The first home was bought on the low end. Initially it was listed at $55,000 but the appraisal was not as high so the home was sold at $53,000. At first, the rent was $695 but the property manager was able to increase the rent to $725 in time for a new tenant.

The second home was listed at $76,900 and the Schroeders bought it for $75,000 with the rent resting at $850.

Difficulty with Appraisals

Hartman mentions that in his real estate career, he has never seen inventory so tight. This market has had the lowest level of housing supply that he has experienced. Appraisals are getting increasingly difficult because appraisers are “looking in their rear-view mirror” and because they’re looking at comps from properties 4-6 months old, bringing in appraisals has become a challenge.

“The problem is, you can’t take the appraisal as gospel, because it’s just not. It’s always a rear-view mirror picture in an accelerating market, and when you have a very quickly accelerating market, it just doesn’t work a lot of times.” Hartman explains.

He gives an example of a client of his associate, Carrie, who had an appraisal that was $7000 apart from the listing price. He suggested seeing if the client would go up by $2000 and the market specialist would go down $5000. Fortunately, they agreed.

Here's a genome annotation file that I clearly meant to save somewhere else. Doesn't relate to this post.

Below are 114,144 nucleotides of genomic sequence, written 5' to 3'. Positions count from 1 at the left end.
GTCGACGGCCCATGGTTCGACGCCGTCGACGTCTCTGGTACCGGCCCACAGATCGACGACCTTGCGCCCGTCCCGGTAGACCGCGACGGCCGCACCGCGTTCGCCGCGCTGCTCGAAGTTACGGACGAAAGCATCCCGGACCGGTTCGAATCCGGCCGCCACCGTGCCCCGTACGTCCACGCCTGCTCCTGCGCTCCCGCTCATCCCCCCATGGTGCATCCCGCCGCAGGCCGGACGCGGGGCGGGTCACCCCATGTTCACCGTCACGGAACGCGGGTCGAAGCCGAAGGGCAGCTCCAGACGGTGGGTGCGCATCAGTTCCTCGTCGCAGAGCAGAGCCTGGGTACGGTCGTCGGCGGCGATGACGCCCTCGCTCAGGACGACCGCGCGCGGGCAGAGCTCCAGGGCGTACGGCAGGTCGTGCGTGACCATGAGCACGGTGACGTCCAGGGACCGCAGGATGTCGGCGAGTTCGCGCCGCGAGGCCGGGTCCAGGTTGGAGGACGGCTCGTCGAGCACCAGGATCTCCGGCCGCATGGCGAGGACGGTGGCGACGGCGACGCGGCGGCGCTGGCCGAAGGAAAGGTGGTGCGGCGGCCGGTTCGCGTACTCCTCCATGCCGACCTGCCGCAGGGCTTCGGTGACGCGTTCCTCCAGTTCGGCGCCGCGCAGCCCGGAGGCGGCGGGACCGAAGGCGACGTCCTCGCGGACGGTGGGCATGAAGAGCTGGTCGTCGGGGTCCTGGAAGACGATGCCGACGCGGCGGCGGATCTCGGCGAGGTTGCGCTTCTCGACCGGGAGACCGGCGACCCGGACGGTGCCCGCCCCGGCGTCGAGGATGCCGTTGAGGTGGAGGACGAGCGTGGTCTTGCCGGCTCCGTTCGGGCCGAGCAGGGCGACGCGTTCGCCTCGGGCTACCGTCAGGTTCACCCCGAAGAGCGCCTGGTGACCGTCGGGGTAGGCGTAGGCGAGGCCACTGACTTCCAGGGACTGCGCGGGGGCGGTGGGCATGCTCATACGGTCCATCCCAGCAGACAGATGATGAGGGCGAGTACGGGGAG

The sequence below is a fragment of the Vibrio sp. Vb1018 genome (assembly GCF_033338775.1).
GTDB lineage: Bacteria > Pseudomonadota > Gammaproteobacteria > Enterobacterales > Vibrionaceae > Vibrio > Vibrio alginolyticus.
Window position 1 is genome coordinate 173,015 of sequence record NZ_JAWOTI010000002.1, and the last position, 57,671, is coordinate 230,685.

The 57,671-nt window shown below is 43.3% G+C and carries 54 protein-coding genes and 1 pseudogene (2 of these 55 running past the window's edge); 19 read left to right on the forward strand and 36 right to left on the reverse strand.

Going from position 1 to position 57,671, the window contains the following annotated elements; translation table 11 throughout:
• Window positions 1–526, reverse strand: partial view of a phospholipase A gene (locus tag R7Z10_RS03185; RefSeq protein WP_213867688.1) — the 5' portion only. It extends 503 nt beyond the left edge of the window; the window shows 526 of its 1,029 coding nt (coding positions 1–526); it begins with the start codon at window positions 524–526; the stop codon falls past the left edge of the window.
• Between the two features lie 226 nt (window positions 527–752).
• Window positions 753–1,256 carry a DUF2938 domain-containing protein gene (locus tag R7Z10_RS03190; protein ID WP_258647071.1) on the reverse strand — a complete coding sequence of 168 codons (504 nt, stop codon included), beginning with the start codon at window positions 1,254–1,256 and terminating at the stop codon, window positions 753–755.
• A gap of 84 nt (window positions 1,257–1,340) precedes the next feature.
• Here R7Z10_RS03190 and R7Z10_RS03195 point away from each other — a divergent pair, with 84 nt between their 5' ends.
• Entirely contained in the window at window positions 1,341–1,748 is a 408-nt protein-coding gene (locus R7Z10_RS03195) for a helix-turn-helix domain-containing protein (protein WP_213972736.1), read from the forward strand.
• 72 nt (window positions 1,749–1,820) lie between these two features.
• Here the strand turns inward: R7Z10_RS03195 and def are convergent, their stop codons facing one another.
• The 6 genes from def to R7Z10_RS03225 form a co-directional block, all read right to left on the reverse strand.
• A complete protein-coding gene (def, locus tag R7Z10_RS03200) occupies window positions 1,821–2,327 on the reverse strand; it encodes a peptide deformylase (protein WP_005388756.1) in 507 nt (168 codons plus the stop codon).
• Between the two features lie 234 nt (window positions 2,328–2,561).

“If your appraisal doesn’t come in, you’re probably going to have to pay some extra money.” Hartman reminds listeners.

Real Estate Drives Everything

Schroeder mentions a blessing that he is thankful for, having gone on a big vacation to California recently, having six free weeks a year thanks to Erin’s job. The family traveled all over California, visited with old friends, and enjoyed the experience aside from the bad traffic in Los Angeles.

In discussing LA, Hartman notes that the price of real estate drives a lot of things in society. The price of real estate influences the amount of time spent waiting for a table at a restaurant, the difficulty of finding parking, traffic in an area, the pay rate of jobs, and others.

He also states that it’s an odd thing that the more expensive places are difficult to live in. He gives the example of Phoenix, Arizona and how easy it has been to live there for the past six years. Places like New York City and Los Angeles are quite difficult places to live. They’re high in hassle, have scarce resources, everything involves waiting in line, and are very expensive.

There are eleven states that are non-income tax states. He advises reducing your expenses and making a goal to live in a non-income tax state. The cost of living is usually reasonable and often times the weather is fair. 

Hartman references Tim Ferris who moved from the Bay area to Austin and mentioned that both places had the same sort of population, but San Francisco was much more of an expensive place to live. Businesses in California are paying 13.3% to the state, and while Proposition 13 exists to make it harder to raise taxes, there is still quite a bit of property tax. Though the percent is low, the price is still high due to the expensive housing market.

Dennis Prager’s Gratitude

Hartman and Schroeder refer to a speech by Dennis Prager on gratitude. In the speech, Prager mentions that people want to make the world a better place, but they struggle when determining how to achieve this feat. To Prater, the answer is simply to increase gratitude. It’s a powerful tool, and it makes people happier and better than they were both in honesty and kindness.

He states that it’s impossible to be happy without being grateful, and that ingratitude leads to unhappiness and there are two reasons for it.